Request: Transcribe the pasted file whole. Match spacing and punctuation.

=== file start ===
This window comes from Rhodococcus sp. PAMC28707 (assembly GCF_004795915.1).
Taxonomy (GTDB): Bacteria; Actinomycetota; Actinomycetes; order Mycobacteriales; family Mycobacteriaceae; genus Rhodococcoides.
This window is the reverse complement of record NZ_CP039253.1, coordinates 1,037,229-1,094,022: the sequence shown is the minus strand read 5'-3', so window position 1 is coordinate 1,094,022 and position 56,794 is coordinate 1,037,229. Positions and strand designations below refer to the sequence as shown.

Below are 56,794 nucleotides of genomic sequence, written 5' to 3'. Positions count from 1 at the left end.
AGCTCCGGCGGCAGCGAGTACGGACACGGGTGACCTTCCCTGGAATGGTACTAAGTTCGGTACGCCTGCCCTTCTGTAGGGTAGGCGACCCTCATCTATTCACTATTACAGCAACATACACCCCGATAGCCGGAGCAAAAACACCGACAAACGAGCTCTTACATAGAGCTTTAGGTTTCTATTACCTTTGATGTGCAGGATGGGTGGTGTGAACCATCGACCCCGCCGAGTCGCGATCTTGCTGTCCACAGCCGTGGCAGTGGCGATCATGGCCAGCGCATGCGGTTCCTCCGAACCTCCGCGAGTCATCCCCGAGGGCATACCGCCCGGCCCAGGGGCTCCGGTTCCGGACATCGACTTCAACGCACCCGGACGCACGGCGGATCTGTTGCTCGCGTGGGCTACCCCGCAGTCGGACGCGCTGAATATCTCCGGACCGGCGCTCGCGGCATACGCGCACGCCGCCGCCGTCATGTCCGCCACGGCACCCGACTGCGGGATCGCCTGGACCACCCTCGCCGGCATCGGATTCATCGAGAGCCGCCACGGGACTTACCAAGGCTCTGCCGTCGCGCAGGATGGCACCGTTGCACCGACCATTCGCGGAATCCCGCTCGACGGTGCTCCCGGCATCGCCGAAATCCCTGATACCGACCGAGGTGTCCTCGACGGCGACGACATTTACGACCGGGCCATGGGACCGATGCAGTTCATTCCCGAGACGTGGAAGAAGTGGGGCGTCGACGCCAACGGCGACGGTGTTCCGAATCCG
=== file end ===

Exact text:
This window comes from Rhodococcus sp. PAMC28707 (assembly GCF_004795915.1).
Taxonomy (GTDB): Bacteria; Actinomycetota; Actinomycetes; order Mycobacteriales; family Mycobacteriaceae; genus Rhodococcoides.
This window is the reverse complement of record NZ_CP039253.1, coordinates 1,037,229-1,094,022: the sequence shown is the minus strand read 5'-3', so window position 1 is coordinate 1,094,022 and position 56,794 is coordinate 1,037,229. Positions and strand designations below refer to the sequence as shown.

Below are 56,794 nucleotides of genomic sequence, written 5' to 3'. Positions count from 1 at the left end.
AGCTCCGGCGGCAGCGAGTACGGACACGGGTGACCTTCCCTGGAATGGTACTAAGTTCGGTACGCCTGCCCTTCTGTAGGGTAGGCGACCCTCATCTATTCACTATTACAGCAACATACACCCCGATAGCCGGAGCAAAAACACCGACAAACGAGCTCTTACATAGAGCTTTAGGTTTCTATTACCTTTGATGTGCAGGATGGGTGGTGTGAACCATCGACCCCGCCGAGTCGCGATCTTGCTGTCCACAGCCGTGGCAGTGGCGATCATGGCCAGCGCATGCGGTTCCTCCGAACCTCCGCGAGTCATCCCCGAGGGCATACCGCCCGGCCCAGGGGCTCCGGTTCCGGACATCGACTTCAACGCACCCGGACGCACGGCGGATCTGTTGCTCGCGTGGGCTACCCCGCAGTCGGACGCGCTGAATATCTCCGGACCGGCGCTCGCGGCATACGCGCACGCCGCCGCCGTCATGTCCGCCACGGCACCCGACTGCGGGATCGCCTGGACCACCCTCGCCGGCATCGGATTCATCGAGAGCCGCCACGGGACTTACCAAGGCTCTGCCGTCGCGCAGGATGGCACCGTTGCACCGACCATTCGCGGAATCCCGCTCGACGGTGCTCCCGGCATCGCCGAAATCCCTGATACCGACCGAGGTGTCCTCGACGGCGACGACATTTACGACCGGGCCATGGGACCGATGCAGTTCATTCCCGAGACGTGGAAGAAGTGGGGCGTCGACGCCAACGGCGACGGTGTTCCGAATCCG